What’s next after lighting? Regional leaders offer diverse responses

(ACEEE blog, 30 Oct 2019) As federal standards for lighting improve, many utilities and program administrators are looking at their energy efficiency portfolios and wondering “what’s next”?

At our recent Energy Efficiency as a Resource conference in Minneapolis, we put that question to leaders from each of the regional energy efficiency organizations or REEOs.

Their answers show the diverse and exciting opportunities to use energy efficiency as a tool to meet the climate challenge. We share some of the themes across technology, policy, and partnerships that emerged and that highlight opportunities to expand efficiency.

Heat pumps for space and water heating

Many of the REEOs cited the residential opportunity for high-efficiency heat pumps for space and water heating when cost-effective and powered by clean electricity. Northwest Energy Efficiency Alliance’s executive director Susan Stratton noted the Northwest’s leadership on heat pump water heaters; the region represents only 4% of the total US market for water heating, but 19% of the national heat pump water heater market. We also heard about the opportunity for space heating with heat pumps in multiple regions, especially in new construction and oil and propane conversions. A subsequent panel discussed how to advance the market for efficient fuel switching.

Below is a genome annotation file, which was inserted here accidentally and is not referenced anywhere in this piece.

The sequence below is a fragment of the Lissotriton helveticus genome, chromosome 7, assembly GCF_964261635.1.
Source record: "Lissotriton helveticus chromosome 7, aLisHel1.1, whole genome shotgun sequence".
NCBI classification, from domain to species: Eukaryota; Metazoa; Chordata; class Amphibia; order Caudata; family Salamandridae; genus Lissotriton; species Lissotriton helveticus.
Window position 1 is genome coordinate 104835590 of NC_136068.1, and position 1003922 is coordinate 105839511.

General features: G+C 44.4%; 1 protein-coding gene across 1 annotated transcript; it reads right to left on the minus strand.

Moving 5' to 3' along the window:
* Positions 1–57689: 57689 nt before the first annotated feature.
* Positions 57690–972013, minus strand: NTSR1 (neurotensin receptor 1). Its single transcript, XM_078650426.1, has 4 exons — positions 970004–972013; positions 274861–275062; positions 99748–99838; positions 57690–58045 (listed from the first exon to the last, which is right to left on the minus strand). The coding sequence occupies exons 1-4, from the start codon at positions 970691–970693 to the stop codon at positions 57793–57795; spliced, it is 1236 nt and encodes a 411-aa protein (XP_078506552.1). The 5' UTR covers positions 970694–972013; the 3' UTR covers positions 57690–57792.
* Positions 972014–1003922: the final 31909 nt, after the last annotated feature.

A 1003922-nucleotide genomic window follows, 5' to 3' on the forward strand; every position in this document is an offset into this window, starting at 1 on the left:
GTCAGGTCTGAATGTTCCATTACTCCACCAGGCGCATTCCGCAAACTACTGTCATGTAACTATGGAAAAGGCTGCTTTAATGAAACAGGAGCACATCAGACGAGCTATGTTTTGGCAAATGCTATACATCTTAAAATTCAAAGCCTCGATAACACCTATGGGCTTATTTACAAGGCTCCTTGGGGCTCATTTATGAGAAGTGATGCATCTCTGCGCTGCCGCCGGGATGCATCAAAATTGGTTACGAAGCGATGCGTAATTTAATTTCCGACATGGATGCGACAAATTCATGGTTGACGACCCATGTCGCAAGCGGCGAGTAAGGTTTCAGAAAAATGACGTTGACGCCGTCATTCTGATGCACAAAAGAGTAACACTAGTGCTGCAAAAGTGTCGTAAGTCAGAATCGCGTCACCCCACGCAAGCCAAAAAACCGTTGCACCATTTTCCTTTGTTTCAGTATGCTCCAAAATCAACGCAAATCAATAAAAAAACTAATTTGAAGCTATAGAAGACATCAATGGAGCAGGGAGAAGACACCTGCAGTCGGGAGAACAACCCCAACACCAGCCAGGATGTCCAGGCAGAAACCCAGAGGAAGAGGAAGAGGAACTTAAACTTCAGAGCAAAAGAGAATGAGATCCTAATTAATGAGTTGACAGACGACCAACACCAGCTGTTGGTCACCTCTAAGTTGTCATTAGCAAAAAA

Strategic energy management and industrial energy efficiency

Promising opportunities also extend to the industrial and commercial sectors. Several REEOs highlighted the potential for strategic energy management (SEM), programs that give organizations a structure and methodology to identify and implement projects and maintain practices that save energy. Some REEOs, including the Northeast Energy Efficiency Partnerships, are supporting regional collaboratives to drive local adoption of SEM programs. Opportunities for savings in the industrial sector go beyond SEM, although Greg Wikler from the California Efficiency + Demand Management Council noted that potential studies often overlook industrial programs. He said we need to better understand and serve industrial customers.

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ACEEE blog, 30 Oct 2019: What’s next after lighting? Regional leaders offer diverse responses